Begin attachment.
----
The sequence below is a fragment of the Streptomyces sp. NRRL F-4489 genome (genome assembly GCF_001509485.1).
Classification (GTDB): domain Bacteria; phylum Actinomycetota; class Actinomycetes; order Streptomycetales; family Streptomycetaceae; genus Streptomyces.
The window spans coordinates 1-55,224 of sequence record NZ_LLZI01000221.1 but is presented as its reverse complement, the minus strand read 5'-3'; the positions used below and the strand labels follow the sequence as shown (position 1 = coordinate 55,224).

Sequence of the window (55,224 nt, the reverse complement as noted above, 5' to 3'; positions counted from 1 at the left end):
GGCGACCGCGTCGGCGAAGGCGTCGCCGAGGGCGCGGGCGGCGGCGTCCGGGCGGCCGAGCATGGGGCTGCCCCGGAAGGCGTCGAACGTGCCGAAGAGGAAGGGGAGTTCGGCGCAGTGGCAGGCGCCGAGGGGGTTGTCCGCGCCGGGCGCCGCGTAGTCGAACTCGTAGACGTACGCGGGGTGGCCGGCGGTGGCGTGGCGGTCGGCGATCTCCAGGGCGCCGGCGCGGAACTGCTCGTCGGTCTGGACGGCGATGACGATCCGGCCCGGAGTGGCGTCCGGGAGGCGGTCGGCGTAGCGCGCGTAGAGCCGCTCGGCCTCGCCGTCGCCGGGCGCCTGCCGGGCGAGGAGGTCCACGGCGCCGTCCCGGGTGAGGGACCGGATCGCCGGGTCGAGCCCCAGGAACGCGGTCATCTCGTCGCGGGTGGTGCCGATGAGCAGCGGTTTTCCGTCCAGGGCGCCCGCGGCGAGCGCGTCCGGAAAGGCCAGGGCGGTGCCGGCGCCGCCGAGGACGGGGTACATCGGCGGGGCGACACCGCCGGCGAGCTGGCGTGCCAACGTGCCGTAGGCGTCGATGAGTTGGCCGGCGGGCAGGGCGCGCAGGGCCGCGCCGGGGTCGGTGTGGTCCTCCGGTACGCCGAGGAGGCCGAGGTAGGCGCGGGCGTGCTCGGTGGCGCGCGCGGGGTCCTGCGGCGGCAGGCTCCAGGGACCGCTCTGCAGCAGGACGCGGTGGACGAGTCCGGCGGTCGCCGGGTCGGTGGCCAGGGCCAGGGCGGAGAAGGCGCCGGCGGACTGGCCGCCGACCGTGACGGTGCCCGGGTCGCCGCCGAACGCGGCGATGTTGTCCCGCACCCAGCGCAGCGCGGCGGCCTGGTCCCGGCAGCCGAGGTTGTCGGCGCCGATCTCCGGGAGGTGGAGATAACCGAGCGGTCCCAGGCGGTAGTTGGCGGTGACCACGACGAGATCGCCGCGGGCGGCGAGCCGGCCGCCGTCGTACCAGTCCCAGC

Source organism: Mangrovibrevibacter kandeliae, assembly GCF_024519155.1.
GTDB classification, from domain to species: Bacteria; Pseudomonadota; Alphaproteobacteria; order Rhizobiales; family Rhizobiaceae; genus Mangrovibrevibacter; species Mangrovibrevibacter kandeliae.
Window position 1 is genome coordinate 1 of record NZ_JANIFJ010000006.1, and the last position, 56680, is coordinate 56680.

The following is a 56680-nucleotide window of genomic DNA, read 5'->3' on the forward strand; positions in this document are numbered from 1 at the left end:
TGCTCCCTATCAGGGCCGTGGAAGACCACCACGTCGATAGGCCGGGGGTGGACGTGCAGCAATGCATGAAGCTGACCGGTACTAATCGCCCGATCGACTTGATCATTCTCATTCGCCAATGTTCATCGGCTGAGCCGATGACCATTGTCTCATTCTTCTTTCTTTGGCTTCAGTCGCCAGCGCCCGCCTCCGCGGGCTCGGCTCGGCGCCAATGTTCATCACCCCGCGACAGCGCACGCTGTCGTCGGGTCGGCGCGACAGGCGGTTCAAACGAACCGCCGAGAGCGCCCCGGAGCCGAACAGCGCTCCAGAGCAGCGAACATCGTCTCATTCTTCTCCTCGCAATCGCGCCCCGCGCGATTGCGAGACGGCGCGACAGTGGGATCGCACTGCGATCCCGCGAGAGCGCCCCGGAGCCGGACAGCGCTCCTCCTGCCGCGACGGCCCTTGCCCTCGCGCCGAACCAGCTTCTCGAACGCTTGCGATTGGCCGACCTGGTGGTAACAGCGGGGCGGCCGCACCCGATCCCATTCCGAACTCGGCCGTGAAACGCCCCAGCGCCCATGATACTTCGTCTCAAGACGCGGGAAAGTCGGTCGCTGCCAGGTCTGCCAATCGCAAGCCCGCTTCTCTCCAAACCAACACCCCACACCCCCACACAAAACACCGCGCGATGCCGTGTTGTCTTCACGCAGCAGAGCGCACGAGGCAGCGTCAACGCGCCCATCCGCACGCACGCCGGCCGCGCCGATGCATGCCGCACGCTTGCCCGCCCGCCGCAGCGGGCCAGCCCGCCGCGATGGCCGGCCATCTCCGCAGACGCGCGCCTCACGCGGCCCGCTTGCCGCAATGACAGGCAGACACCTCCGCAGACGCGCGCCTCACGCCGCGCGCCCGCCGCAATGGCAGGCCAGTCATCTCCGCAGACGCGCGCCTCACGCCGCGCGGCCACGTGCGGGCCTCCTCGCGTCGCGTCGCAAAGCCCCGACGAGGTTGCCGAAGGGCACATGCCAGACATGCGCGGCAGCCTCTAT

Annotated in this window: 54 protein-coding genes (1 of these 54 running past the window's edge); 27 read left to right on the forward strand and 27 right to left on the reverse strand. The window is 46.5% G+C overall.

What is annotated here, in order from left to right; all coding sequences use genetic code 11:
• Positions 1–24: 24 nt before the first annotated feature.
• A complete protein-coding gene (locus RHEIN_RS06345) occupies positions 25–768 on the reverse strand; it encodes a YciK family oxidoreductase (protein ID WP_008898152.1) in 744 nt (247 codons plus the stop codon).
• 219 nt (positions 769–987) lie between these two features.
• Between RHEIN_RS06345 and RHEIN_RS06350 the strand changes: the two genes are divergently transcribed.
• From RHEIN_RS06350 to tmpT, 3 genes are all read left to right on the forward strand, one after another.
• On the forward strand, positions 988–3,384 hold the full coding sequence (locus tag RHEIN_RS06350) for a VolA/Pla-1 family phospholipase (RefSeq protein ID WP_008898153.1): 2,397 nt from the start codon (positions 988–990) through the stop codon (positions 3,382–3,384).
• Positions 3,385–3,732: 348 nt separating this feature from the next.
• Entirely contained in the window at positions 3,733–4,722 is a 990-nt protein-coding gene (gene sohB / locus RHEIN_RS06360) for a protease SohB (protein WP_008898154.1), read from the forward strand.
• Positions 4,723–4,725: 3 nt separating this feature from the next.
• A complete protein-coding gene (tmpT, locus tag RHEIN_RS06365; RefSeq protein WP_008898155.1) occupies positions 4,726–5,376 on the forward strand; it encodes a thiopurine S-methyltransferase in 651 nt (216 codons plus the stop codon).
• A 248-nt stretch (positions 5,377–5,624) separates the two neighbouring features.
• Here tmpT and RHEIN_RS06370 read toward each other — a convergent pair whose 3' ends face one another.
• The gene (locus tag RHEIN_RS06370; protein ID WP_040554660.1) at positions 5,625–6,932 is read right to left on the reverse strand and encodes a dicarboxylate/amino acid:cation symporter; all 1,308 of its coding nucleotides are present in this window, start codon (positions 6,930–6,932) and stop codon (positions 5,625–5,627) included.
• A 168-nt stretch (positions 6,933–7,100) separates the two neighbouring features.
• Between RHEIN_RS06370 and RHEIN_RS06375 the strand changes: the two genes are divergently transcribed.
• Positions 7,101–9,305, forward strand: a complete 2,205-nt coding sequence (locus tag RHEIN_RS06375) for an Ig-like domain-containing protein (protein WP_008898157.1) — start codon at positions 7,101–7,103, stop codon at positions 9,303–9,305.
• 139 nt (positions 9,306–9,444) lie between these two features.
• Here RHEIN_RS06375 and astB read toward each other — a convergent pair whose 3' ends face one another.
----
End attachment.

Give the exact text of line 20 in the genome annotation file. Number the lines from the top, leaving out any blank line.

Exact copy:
• Entirely contained in the window at positions 3,733–4,722 is a 990-nt protein-coding gene (gene sohB / locus RHEIN_RS06360) for a protease SohB (protein WP_008898154.1), read from the forward strand.